If only …

If only …

Could I have achieved more if only my circumstances had been different?

4 min ·

I remember hearing my mother say one day, “If only I had more cupboards in the kitchen it wouldn’t be so messy.” This was a theme that carried on throughout her life as she wasn’t too enthusiastic about doing housework; and let’s face it, it is so much easier to blame our house design than become efficient at keeping house.

The apple doesn’t fall far from the tree …

I became an “if only” person. From my youth up until fairly recently it has been: If only my bedroom wasn’t so cold I could do my homework; if only I had transport I could get a Saturday job; if only the shredder worked I could clear the garden; if only I had more time I could finish my projects; and (to my husband) if only you came in on time your dinner wouldn’t be cold …

I have gradually come to realise that I was making excuses for my circumstances; I could hear myself saying “if only” too many times. I decided that I should get a grip and just get started to see what I could do by organising my time better and tidying up the garden without the shredder. Once I had made the decision, I got a new surge of energy and inspiration. The more I just got down to the job in hand and put my shoulder to the task, without thinking how much easier it would be if I had hard floors, high tech gardening equipment or better storage solutions, then jobs got done and I developed a sense of satisfaction.

But if we are an “if only” person when it concerns the practical things of life, then we also have the tendency to be an “if only” person about emotional and spiritual things, and that means we probably end up blaming other people or life’s circumstances for how we feel. This certainly has been true for me, and thought patterns can go like this: If my colleague hadn’t criticised me, I wouldn’t have become depressed. If my friends had invited me, I wouldn’t have felt sorry for myself. If I had more money, I could be generous. If God had given me a nicer personality, I would be kinder. If I had a better job, I would be less stressed.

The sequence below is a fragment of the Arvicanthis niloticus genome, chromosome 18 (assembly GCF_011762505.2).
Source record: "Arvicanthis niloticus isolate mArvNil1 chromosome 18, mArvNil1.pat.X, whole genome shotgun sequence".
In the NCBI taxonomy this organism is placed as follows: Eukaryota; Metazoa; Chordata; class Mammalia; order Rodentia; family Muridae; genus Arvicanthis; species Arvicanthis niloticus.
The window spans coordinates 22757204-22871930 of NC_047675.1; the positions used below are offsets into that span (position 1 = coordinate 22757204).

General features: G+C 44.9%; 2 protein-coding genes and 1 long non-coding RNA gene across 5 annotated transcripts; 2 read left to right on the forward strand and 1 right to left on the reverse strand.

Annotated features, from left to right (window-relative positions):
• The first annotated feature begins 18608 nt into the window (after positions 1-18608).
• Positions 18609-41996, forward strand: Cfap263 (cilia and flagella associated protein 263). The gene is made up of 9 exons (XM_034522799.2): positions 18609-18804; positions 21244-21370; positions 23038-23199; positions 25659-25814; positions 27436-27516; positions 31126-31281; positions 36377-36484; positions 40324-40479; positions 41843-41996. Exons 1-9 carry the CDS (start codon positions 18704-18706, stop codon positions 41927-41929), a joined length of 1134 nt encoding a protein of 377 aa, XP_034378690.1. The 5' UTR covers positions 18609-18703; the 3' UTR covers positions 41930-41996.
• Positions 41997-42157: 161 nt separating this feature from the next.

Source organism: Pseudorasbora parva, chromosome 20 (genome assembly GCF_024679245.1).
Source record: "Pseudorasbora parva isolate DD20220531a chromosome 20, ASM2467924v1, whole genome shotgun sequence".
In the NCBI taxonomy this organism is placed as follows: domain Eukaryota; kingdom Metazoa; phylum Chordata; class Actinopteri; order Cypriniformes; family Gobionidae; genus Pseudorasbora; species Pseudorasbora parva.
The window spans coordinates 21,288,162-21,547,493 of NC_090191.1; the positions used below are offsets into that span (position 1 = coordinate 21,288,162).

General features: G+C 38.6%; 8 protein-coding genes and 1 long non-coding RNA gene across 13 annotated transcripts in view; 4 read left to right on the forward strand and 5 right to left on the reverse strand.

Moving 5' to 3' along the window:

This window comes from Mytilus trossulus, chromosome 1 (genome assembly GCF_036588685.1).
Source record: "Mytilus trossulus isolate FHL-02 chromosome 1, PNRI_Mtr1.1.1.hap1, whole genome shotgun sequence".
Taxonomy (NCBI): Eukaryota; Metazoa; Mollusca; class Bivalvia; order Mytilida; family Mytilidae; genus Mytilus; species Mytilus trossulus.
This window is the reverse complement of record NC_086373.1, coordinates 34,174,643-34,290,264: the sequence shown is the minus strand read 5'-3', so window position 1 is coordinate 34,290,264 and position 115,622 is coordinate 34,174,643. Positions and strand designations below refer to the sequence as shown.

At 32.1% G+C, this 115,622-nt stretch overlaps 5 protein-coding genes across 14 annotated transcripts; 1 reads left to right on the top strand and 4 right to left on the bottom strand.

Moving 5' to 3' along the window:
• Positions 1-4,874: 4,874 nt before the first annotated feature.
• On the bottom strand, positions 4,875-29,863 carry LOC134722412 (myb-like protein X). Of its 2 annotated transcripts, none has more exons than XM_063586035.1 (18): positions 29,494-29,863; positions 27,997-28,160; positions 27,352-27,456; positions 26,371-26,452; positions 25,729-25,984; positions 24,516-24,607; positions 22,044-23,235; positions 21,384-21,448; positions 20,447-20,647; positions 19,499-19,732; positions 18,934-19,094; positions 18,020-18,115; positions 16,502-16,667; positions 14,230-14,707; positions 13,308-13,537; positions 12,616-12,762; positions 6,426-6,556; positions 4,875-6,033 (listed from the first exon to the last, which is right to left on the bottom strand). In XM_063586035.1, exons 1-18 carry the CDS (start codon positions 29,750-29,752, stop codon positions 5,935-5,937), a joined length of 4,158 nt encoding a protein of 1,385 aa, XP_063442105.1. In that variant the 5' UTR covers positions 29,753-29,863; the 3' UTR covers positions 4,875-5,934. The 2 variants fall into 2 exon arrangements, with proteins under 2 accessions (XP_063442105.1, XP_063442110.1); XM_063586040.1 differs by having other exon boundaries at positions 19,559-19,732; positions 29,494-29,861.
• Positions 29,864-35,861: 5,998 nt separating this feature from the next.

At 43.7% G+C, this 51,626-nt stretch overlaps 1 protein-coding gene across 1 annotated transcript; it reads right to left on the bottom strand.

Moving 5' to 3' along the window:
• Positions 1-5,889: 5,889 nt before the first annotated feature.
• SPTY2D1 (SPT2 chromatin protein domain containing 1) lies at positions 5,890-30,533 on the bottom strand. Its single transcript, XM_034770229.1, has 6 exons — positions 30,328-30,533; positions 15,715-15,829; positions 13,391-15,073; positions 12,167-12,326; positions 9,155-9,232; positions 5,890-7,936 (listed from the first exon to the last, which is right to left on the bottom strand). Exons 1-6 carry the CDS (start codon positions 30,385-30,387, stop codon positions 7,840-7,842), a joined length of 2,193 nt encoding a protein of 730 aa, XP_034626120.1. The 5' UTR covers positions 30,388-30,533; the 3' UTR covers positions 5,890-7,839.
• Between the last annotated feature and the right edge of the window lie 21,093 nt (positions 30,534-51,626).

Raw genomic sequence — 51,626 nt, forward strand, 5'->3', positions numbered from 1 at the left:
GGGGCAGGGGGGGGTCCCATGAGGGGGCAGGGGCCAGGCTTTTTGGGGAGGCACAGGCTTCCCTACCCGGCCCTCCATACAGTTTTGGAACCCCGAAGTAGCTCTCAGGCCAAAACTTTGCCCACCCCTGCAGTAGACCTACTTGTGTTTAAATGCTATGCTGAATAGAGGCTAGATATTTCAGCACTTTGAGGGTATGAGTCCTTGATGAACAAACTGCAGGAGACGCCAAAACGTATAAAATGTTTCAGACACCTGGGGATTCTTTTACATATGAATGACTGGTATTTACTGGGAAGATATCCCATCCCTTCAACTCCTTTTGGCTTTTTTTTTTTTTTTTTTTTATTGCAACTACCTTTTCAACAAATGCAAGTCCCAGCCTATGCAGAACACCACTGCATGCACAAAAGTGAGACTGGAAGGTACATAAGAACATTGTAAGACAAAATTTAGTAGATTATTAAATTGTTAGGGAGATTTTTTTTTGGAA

If I was married/single.

If I had/didn’t have kids.

If I was fatter/thinner/taller/shorter.

If I lived in a hot country with lots of sunshine …

And so, it could go on.

One result of living in a state of constant dissatisfaction with our circumstances is that we become spiritually passive, permanently waiting for God to change things. And yet God is waiting for us to start, to get going – He can guide our direction if we are moving, but not if we are sitting still. We can be surprisingly unaware that what needs to change is us.

If like me, you have a tendency towards a passive personality that wonders how much life could have been different if circumstances had not “conspired” against us, then consider this. Next time the wishful thought comes about what we could achieve if we had the same good fortune and bank account as others, go into battle.

First, God would rather help us resist envious thoughts than shower us with money, as being content is more valuable in a disciple than being rich. And secondly, serve guests beans on toast and coffee if we can’t afford fine cheeses and good wine. Friends who want fellowship don’t demand fine dining and won’t judge us on our tableware.

And thirdly, God has an overview of absolutely everything. He allows things to happen to us and not to happen. He has the long view in mind with the aim of shaping us into the image of His Son and all our life circumstances have a part in this process.

It is not the amount of “talents” that God gives us that defines us – it is what we do with them that counts.

“And to one he gave five talents, to another two, and to another one …” Matthew 25:15.

“‘Well done, good and faithful servant; you were faithful over a few things … Enter into the joy of your lord.’” Matthew 25:21.

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Scripture taken from the New King James Version®, unless otherwise specified. Copyright © 1982 by Thomas Nelson. Used by permission. All rights reserved.